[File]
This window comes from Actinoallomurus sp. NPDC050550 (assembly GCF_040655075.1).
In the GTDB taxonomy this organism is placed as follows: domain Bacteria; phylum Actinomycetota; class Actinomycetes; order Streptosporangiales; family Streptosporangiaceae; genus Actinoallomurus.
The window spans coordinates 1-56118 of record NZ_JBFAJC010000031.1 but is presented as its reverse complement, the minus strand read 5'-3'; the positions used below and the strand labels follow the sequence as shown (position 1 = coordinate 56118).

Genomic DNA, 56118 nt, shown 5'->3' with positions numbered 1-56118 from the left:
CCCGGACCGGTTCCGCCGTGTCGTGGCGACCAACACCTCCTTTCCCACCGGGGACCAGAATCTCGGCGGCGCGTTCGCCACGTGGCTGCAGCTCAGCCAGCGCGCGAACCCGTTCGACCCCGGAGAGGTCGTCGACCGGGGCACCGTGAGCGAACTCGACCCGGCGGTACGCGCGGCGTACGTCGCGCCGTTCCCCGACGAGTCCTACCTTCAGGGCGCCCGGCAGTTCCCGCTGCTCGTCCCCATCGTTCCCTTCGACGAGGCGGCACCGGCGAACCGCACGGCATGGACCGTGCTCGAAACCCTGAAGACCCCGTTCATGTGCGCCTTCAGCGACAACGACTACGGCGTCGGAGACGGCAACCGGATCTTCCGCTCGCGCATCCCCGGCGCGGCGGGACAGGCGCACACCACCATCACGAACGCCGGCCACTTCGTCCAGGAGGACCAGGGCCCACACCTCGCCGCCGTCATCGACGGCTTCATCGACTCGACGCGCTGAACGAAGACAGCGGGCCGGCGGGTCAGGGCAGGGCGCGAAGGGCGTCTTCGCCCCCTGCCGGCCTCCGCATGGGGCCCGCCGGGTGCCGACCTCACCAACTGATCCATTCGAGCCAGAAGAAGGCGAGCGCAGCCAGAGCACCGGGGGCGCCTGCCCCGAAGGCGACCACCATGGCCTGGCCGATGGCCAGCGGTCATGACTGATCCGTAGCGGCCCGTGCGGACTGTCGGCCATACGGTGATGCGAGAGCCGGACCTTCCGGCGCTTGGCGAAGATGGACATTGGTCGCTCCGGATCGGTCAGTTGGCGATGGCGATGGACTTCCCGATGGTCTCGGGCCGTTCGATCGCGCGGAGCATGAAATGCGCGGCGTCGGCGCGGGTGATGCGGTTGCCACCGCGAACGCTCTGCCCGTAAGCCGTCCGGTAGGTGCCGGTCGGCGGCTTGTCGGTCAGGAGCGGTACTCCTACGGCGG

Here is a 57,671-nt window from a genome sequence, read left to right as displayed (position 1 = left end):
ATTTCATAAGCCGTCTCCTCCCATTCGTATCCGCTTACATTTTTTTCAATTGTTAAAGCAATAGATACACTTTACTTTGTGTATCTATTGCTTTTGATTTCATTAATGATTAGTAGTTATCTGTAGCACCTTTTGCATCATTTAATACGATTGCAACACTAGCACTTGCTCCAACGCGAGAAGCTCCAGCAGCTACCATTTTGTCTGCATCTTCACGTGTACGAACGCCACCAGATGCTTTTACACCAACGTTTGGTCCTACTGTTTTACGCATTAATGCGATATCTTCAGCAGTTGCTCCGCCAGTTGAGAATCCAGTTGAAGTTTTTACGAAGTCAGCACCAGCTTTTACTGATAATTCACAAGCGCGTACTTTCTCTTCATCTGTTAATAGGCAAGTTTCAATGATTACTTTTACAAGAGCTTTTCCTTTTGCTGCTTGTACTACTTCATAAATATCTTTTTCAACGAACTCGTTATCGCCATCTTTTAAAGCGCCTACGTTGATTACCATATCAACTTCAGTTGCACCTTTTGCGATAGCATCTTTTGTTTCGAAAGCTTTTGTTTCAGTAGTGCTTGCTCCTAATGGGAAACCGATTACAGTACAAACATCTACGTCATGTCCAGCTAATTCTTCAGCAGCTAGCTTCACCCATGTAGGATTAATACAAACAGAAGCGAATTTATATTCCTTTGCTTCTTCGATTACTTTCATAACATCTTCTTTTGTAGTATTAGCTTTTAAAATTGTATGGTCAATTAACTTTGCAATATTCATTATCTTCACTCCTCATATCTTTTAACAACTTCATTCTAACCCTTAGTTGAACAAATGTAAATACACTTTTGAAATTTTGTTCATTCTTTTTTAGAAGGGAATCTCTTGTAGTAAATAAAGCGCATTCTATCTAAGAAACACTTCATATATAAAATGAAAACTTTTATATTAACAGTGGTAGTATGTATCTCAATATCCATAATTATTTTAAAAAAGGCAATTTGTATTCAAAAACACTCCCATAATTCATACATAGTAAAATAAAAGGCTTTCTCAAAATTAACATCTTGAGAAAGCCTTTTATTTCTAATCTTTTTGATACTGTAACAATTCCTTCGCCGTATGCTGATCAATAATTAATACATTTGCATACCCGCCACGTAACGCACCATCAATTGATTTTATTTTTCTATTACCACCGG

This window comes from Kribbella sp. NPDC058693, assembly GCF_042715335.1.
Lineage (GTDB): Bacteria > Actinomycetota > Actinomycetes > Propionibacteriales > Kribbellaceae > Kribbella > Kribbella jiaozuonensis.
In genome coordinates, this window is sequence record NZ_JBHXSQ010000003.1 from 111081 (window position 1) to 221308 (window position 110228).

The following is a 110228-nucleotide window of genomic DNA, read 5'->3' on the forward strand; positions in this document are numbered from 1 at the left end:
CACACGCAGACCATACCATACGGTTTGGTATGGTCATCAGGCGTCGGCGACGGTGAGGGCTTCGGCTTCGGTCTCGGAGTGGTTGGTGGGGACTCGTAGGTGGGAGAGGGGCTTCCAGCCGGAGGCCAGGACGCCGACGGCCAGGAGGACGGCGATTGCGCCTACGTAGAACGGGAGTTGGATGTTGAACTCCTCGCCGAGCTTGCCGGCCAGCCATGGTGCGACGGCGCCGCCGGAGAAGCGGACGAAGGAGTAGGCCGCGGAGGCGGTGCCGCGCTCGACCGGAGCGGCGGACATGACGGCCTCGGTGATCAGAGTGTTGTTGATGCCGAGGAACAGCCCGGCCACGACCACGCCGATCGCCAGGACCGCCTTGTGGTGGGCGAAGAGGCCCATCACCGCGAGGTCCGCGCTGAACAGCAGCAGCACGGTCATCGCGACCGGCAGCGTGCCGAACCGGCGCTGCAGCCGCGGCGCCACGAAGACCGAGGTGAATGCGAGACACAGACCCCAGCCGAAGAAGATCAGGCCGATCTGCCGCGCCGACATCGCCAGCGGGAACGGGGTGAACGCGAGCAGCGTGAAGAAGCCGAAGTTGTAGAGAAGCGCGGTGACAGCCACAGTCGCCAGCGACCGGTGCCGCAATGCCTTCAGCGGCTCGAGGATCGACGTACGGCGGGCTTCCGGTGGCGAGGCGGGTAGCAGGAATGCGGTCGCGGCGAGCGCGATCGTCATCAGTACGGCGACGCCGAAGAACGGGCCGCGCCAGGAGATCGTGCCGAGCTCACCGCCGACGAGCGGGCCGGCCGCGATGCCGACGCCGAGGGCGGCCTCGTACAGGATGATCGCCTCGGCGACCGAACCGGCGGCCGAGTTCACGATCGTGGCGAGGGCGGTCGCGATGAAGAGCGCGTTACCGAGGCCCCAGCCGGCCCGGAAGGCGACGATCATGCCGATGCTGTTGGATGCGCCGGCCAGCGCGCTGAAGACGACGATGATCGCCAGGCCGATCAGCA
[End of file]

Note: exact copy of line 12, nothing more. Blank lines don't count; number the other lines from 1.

CACACGCAGACCATACCATACGGTTTGGTATGGTCATCAGGCGTCGGCGACGGTGAGGGCTTCGGCTTCGGTCTCGGAGTGGTTGGTGGGGACTCGTAGGTGGGAGAGGGGCTTCCAGCCGGAGGCCAGGACGCCGACGGCCAGGAGGACGGCGATTGCGCCTACGTAGAACGGGAGTTGGATGTTGAACTCCTCGCCGAGCTTGCCGGCCAGCCATGGTGCGACGGCGCCGCCGGAGAAGCGGACGAAGGAGTAGGCCGCGGAGGCGGTGCCGCGCTCGACCGGAGCGGCGGACATGACGGCCTCGGTGATCAGAGTGTTGTTGATGCCGAGGAACAGCCCGGCCACGACCACGCCGATCGCCAGGACCGCCTTGTGGTGGGCGAAGAGGCCCATCACCGCGAGGTCCGCGCTGAACAGCAGCAGCACGGTCATCGCGACCGGCAGCGTGCCGAACCGGCGCTGCAGCCGCGGCGCCACGAAGACCGAGGTGAATGCGAGACACAGACCCCAGCCGAAGAAGATCAGGCCGATCTGCCGCGCCGACATCGCCAGCGGGAACGGGGTGAACGCGAGCAGCGTGAAGAAGCCGAAGTTGTAGAGAAGCGCGGTGACAGCCACAGTCGCCAGCGACCGGTGCCGCAATGCCTTCAGCGGCTCGAGGATCGACGTACGGCGGGCTTCCGGTGGCGAGGCGGGTAGCAGGAATGCGGTCGCGGCGAGCGCGATCGTCATCAGTACGGCGACGCCGAAGAACGGGCCGCGCCAGGAGATCGTGCCGAGCTCACCGCCGACGAGCGGGCCGGCCGCGATGCCGACGCCGAGGGCGGCCTCGTACAGGATGATCGCCTCGGCGACCGAACCGGCGGCCGAGTTCACGATCGTGGCGAGGGCGGTCGCGATGAAGAGCGCGTTACCGAGGCCCCAGCCGGCCCGGAAGGCGACGATCATGCCGATGCTGTTGGATGCGCCGGCCAGCGCGCTGAAGACGACGATGATCGCCAGGCCGATCAGCA